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What Does Your Name Mean?

namritanevaeh

Writer
SPNer
Oct 14, 2012
220
302
Surrey, Canada
Many languages do not have a "w" ... Italian and French do not. But there is a "w" sound made by placing a "u" or even an "ou" at the beginning of a word, particularly in front of another vowel. We all know the French word "oui" pronounced as "wee" That seems to be how it works.
SPNadmin ji, I have long adored languages. I took French, German, Italian...and while I believe you are right in Italian not having a W (or an X for that matter), French does have that letter in their alphabet. It is not commonly used but it is known.

It is probably MOST used in English words that have been adopted. Web (WWW), talk-show, etc.

"Le watt" is as commonly used for that unit of electrical measurement as in English. ;-)

My French dictionary I have in my hands lists 20-30 W words, lots of which are from English. Some I am less sure about:

Wacapou. A type of guinean wood used in ebinistery.

wapiti: a large N. american deer with a whitish coat.

wedelin: small river boat made of 3 planks of wood.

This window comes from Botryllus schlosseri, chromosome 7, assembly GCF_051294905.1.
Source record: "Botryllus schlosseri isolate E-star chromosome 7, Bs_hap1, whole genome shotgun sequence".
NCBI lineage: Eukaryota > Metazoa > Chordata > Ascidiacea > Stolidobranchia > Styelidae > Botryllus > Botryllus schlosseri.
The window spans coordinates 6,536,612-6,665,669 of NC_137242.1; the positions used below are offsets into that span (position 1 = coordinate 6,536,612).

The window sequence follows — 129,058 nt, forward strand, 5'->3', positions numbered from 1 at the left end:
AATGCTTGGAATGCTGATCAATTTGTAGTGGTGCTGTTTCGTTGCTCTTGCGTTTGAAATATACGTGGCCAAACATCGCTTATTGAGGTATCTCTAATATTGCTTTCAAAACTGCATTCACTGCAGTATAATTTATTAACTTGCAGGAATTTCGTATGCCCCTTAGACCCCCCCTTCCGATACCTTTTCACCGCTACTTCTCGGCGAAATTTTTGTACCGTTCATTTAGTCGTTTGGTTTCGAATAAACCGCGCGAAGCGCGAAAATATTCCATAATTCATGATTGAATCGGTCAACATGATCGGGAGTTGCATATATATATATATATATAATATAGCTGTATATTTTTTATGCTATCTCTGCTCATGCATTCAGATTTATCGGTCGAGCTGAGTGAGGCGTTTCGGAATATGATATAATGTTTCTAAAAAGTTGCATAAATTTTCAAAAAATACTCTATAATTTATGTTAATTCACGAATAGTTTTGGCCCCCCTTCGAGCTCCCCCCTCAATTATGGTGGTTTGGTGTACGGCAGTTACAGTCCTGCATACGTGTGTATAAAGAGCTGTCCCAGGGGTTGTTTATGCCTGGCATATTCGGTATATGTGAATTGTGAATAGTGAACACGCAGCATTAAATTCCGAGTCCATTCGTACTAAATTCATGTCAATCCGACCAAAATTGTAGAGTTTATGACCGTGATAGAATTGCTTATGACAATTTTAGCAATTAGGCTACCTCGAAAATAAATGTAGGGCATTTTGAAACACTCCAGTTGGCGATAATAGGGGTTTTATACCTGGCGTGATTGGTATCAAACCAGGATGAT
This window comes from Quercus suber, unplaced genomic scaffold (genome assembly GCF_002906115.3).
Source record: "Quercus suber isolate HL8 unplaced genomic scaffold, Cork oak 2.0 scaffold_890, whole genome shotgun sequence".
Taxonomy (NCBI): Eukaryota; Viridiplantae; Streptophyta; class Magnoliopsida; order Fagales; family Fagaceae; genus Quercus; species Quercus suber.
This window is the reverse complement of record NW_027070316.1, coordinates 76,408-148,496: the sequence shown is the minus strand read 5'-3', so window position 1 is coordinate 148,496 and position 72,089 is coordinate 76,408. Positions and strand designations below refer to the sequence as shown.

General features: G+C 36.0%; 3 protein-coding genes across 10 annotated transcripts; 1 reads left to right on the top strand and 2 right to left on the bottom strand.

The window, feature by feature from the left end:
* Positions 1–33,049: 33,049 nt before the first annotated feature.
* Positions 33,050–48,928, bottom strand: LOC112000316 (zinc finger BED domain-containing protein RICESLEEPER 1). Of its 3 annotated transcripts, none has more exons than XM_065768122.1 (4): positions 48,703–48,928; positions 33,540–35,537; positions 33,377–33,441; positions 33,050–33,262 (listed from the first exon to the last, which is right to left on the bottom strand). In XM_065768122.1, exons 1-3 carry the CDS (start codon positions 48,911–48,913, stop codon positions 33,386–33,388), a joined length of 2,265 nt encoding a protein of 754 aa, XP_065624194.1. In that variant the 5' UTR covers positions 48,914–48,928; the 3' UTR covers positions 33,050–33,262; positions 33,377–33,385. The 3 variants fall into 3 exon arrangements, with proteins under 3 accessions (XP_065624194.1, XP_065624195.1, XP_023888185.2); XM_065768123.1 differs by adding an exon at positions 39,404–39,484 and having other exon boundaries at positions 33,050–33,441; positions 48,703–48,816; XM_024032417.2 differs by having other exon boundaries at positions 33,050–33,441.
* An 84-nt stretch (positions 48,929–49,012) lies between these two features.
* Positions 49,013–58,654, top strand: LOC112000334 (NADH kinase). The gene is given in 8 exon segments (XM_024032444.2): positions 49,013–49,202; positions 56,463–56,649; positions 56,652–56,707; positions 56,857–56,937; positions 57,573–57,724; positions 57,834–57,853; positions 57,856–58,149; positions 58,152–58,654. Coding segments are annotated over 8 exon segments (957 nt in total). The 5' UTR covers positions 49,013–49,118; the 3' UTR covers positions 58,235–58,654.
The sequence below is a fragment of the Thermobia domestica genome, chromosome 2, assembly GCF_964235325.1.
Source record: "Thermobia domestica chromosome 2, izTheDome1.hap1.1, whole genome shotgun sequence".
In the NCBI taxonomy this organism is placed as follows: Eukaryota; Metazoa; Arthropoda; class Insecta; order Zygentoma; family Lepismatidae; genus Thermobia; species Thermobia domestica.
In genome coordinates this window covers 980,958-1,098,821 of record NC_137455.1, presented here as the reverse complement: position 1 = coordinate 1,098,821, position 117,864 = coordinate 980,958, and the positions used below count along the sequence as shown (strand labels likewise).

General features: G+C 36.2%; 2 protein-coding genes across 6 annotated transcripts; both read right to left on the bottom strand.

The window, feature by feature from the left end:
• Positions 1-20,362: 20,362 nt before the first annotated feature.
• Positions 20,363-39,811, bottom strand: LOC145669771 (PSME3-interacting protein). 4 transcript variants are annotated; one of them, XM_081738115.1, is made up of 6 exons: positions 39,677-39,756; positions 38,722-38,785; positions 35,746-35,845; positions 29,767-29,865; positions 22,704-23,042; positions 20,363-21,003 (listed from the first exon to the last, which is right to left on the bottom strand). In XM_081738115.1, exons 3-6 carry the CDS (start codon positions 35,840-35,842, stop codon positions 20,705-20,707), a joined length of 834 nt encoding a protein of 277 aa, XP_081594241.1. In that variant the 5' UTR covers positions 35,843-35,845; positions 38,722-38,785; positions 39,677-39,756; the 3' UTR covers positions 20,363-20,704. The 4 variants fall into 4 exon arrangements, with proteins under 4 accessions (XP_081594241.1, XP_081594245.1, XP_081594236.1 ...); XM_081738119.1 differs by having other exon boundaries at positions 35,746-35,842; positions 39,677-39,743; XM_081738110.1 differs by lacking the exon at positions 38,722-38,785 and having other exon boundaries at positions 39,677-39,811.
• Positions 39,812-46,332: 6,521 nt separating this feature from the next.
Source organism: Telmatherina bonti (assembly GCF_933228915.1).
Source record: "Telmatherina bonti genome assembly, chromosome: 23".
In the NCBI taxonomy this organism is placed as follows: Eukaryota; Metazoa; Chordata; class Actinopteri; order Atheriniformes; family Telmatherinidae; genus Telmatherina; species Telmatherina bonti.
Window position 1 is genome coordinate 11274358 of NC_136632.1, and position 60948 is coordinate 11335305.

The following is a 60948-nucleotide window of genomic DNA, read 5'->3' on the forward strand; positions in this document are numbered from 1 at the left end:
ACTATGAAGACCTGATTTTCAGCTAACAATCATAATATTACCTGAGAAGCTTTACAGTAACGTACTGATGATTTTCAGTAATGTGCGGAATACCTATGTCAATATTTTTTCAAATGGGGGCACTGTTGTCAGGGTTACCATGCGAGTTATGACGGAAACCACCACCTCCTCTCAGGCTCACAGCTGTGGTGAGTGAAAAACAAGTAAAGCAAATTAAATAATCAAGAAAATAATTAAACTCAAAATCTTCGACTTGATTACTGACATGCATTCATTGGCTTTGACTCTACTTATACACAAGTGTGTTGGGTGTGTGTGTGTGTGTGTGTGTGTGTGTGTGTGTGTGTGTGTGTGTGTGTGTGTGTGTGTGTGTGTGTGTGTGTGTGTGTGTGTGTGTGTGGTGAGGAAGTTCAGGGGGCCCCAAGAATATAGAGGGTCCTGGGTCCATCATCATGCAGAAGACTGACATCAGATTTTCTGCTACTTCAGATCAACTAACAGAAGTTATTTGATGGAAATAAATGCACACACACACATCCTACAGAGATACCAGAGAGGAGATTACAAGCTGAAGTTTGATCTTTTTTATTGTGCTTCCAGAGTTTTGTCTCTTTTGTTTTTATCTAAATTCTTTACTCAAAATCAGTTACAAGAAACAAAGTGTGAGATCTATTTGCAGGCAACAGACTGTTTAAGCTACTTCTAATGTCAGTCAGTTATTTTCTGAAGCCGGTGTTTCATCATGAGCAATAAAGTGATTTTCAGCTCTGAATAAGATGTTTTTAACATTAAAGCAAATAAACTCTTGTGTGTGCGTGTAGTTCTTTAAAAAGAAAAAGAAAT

I think of these, wapiti is the most French that I have heard.
:)
 

namritanevaeh

Writer
SPNer
Oct 14, 2012
220
302
Surrey, Canada
Hence, a Window becomes a Vindow and Victory becomes Wictory. I have no answer for this inversion.
Tejwant ji,

Have you ever noticed French people do this with aspirated H's vs. non aspirated H's? Almost all H's in French are silent.

Heure
Horloge
Harfang des neiges
Honneur
Horrible
Horticulture
Hochet
Hémophiliaque
Héliotrope

They write them but don't say them. However...when it comes to speaking ENGLISH they insert H's where there are none, and don't pronounce them where there are. Hence, ear becomes hear and hear becomes ear. ;-)

LOL...
 

namritanevaeh

Writer
SPNer
Oct 14, 2012
220
302
Surrey, Canada

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